Credit must be given where credit is due, however, as I’m going to be blunt in this next statement:
This Stanford Cardinal squad is not only the best team in the Pacific 12 Conference, it is arguably playing the best football in the country right now.
This team from Palo Alto is one that is built on a superior offensive line and a group of defensive linemen and linebackers that have no equal, a team that’s built the way a football team should be built.
They, and the game, reminded me of a line that Daniel Radcliffe, as Harry Potter, said in the movie Harry Potter and the Order of the Phoenix to a fellow student regarding a friend who was killed:
“Cedric (Diggory) did know this stuff. He was really good…it was just, Voldemort was better.”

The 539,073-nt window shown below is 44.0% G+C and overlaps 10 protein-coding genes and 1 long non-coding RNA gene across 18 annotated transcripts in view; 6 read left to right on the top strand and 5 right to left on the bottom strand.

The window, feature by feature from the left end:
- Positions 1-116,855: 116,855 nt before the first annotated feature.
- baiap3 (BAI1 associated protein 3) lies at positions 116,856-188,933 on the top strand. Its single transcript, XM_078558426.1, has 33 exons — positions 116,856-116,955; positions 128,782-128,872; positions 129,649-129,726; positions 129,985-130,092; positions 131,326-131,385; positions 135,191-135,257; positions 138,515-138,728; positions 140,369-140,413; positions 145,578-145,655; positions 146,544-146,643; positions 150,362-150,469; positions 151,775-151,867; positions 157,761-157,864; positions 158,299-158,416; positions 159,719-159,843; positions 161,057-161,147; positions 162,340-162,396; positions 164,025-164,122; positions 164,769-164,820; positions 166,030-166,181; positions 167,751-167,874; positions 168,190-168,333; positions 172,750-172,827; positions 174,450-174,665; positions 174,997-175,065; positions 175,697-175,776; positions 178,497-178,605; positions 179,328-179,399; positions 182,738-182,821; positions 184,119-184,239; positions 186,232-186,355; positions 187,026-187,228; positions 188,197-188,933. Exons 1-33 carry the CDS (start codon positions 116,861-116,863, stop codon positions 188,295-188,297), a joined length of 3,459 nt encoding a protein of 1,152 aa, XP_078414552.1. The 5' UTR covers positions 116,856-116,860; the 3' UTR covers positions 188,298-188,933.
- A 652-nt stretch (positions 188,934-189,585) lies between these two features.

Substitute UCLA for Cedric and Stanford for Voldemort, and you’ve described what went down between the Bruins and the Cardinal at the Rose Bowl perfectly.
And the biggest factor in this Stanford surge, which people seem to have neglected to notice, is this:
In their last two games they have beaten two of the Pac-12’s best teams, 5th-ranked Oregon as well as the 16th-ranked Bruins, ON THE ROAD.
In front of hostile crowds and environments.
And after they had lost their all-universe quarterback, a two-time Heisman Trophy runner-up by the name of Andrew Luck.
If that’s not the mark of a truly elite football program, one where they can lose their All-American stars and still win consistently, then there’s no such thing as an elite football program.
As for the Bruins, though this loss was disappointing, I would be lying if I said that I was surprised at what unfolded; I knew that UCLA would be in for a very tough go when I saw the Oregon Ducks, a team whose spread offense was quicker and scored more points than the Bruins’ spread over a longer period of time, go down to Stanford’s smash-mouth style on TV the previous week.